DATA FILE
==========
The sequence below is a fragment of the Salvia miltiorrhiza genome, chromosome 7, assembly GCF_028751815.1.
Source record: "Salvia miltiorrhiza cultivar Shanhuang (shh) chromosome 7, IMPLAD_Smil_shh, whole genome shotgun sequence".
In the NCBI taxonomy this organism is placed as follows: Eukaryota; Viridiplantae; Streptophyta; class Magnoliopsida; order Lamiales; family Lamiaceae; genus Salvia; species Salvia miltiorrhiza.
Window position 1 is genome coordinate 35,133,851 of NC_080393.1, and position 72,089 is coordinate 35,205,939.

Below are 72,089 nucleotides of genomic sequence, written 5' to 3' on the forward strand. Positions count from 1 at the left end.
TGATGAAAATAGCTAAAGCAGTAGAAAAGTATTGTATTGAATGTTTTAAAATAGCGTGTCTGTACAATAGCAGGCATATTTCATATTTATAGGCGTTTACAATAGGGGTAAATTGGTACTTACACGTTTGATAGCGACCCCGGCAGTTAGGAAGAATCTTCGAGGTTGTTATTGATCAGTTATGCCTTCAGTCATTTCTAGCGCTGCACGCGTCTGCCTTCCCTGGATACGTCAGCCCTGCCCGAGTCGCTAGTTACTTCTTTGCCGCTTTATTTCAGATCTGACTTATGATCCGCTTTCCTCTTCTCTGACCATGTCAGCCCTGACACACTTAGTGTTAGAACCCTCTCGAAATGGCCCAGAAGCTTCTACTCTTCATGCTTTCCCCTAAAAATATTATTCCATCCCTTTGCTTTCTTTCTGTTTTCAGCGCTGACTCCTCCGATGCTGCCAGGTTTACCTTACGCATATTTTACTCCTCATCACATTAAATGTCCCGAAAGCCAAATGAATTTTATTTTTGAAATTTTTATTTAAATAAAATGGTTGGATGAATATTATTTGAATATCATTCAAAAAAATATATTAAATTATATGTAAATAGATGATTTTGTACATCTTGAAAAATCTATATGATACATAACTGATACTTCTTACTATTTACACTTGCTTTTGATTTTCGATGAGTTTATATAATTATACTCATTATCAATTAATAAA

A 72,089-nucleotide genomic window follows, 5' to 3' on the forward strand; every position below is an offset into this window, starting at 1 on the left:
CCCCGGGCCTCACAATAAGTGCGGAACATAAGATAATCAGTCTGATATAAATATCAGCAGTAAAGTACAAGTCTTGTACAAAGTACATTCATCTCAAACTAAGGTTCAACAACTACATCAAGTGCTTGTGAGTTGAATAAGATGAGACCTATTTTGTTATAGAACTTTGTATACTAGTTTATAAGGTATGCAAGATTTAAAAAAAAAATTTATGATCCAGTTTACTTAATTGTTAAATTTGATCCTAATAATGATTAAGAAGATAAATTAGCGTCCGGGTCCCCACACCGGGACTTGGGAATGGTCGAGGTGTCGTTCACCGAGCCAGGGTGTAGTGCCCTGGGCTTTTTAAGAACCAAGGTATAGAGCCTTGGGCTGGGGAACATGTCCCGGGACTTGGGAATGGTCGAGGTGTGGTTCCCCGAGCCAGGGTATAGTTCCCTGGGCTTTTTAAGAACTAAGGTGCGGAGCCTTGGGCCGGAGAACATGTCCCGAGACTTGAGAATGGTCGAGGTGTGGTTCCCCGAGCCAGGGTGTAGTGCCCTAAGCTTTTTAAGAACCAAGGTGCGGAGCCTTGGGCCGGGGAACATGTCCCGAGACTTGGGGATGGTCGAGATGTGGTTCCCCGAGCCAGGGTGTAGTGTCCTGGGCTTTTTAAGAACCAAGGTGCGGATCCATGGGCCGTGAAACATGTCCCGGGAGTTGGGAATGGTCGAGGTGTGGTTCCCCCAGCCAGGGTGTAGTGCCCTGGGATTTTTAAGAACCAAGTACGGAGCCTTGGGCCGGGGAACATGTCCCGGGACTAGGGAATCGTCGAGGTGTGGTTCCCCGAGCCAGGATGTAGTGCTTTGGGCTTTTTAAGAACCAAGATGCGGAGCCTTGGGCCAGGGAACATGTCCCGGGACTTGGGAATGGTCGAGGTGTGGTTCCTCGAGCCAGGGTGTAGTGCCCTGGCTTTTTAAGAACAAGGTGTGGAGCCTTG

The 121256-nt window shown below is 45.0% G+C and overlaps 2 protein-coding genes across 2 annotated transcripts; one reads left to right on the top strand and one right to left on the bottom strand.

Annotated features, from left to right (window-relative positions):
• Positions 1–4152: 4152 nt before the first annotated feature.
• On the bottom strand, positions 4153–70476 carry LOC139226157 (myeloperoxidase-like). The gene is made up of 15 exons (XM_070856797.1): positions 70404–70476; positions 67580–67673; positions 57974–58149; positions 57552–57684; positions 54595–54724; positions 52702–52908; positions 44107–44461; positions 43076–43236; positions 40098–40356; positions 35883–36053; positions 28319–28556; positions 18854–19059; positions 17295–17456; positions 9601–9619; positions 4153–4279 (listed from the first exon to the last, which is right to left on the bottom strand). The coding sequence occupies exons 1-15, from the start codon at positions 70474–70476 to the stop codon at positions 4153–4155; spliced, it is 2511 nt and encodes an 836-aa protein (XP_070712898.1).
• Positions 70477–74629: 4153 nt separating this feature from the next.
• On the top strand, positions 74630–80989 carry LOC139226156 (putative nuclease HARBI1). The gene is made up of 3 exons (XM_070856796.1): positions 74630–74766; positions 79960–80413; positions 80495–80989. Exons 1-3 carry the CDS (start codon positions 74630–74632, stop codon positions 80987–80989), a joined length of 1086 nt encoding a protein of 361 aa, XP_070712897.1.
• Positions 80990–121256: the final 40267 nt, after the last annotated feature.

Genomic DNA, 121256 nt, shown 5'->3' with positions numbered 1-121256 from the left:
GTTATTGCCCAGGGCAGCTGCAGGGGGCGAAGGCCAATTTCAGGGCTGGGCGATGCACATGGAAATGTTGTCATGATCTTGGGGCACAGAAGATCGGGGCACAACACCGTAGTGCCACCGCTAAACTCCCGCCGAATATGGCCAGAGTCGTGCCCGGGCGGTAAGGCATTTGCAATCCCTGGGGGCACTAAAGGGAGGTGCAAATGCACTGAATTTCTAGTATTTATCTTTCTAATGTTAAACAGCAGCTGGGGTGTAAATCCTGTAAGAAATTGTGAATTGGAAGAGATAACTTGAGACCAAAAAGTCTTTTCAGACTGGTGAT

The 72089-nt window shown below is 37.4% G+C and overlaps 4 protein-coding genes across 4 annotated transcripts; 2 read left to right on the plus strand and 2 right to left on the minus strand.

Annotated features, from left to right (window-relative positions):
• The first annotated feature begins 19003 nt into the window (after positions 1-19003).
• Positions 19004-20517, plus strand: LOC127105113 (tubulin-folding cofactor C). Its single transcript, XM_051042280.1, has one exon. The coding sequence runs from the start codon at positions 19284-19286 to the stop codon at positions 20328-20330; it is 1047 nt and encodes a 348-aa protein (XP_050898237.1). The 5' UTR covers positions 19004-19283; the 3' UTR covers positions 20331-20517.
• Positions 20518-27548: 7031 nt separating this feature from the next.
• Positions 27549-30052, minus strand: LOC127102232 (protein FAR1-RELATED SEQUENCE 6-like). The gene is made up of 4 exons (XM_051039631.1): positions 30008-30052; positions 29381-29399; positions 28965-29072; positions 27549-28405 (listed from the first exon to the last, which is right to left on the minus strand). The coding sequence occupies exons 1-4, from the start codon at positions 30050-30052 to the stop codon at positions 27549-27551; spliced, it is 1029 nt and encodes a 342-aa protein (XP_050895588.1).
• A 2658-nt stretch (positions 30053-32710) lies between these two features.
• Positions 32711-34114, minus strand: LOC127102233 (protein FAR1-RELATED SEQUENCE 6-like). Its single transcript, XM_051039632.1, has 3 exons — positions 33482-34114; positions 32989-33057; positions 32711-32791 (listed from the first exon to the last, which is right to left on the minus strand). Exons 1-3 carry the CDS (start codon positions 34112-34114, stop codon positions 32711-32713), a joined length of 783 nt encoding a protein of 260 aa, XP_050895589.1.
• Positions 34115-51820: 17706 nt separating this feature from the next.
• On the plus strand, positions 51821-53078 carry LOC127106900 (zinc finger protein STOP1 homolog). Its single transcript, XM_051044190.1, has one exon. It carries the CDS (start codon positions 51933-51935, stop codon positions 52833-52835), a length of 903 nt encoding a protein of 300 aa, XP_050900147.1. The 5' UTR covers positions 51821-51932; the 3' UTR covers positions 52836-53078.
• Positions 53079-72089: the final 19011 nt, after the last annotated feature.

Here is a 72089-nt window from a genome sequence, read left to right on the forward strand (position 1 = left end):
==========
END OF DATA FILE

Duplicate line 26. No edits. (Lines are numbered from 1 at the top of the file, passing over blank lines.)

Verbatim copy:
• Positions 34115-51820: 17706 nt separating this feature from the next.